Media Freedom and Information Access Clinic Wins Access to Emails Between NYC Mayor’s Office and Former City Schools Chancellor
With Elizabeth Wolstein of Schlam Stone & Dolan LLP, MFIA argued that the mayor’s office should not have denied the request because Cathleen Black was not part of any governmental agency at the relevant time. Therefore none of the emails could be properly called “inter-agency” or “intra-agency” communications.
Justice Alice Schlesinger agreed. She also agreed that the emails could not be withheld as an unwarranted invasion of personal privacy, which was the second exemption the mayor’s office had sought. The privacy exception, she ruled, was intended to protect “information of a genuinely private nature only” and had to be balanced with the public interest in disclosure. Disclosure was of particular value to the public, she said, because Black lacked relevant experience for the post of schools chancellor and had to seek a waiver from the state education department in order to qualify:
“As Ms. Black did not meet the credentialing requirements for the all-important position of School Chancellor,” the justice wrote, “the public has the right to know what information about her employment history and qualifications was disclosed in the emails.” Justice Schlesinger ordered the mayor’s office to turn over the emails within fifteen days.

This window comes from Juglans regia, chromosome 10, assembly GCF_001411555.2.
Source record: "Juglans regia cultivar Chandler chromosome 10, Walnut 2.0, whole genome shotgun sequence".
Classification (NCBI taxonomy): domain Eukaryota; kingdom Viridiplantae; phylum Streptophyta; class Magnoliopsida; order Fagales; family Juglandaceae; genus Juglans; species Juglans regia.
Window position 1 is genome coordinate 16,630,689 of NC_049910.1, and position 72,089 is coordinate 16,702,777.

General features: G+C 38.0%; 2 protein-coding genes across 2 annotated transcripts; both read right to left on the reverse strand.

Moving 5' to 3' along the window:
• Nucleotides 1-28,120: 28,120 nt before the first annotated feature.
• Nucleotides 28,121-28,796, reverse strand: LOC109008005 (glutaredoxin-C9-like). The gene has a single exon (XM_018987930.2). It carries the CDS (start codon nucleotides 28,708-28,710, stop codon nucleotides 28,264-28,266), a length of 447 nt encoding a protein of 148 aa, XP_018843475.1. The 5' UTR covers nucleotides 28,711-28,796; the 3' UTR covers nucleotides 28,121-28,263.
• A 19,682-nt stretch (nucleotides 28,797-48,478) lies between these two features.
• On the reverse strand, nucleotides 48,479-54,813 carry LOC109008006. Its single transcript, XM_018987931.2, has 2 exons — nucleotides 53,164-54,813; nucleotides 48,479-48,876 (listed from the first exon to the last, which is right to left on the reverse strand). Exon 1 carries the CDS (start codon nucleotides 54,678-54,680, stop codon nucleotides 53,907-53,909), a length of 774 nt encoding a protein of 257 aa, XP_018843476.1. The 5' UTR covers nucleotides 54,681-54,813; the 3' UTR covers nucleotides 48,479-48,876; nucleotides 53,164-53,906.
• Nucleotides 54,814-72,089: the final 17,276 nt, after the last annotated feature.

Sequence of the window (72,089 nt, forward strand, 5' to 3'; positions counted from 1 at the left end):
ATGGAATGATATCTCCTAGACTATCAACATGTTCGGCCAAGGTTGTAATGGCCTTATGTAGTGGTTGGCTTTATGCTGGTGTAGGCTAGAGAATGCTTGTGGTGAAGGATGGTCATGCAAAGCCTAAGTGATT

“This an important decision for open government rights in New York State,” said Jennifer Bishop ’12, one of MFIA’s student directors. “It shows the city and state government that they cannot stretch the meanings of FOI exemptions in order to deny requests for information that embarrasses them. Material that shines light on the hiring of an underqualified but powerful governmental appointee – though embarrassing – is exactly the kind of information that the public has a right to know.”
Along with Bishop, MFIA clinic students Isia Jasiewicz ’13 and Jeffrey Love ’12 worked on the case. Bishop appeared at oral argument on Hernandez’s behalf.
MFIA, an initiative of the Information Society Project and the Knight Law & Media Program at Yale Law School, was founded by Yale Law School students to defend the public’s right of access to government information and to support traditional and emerging forms of newsgathering. Through MFIA, Yale Law students work under the supervision of veteran media attorneys who volunteer their time pro bono on cases where private actors lack the resources to prosecute the public’s access rights.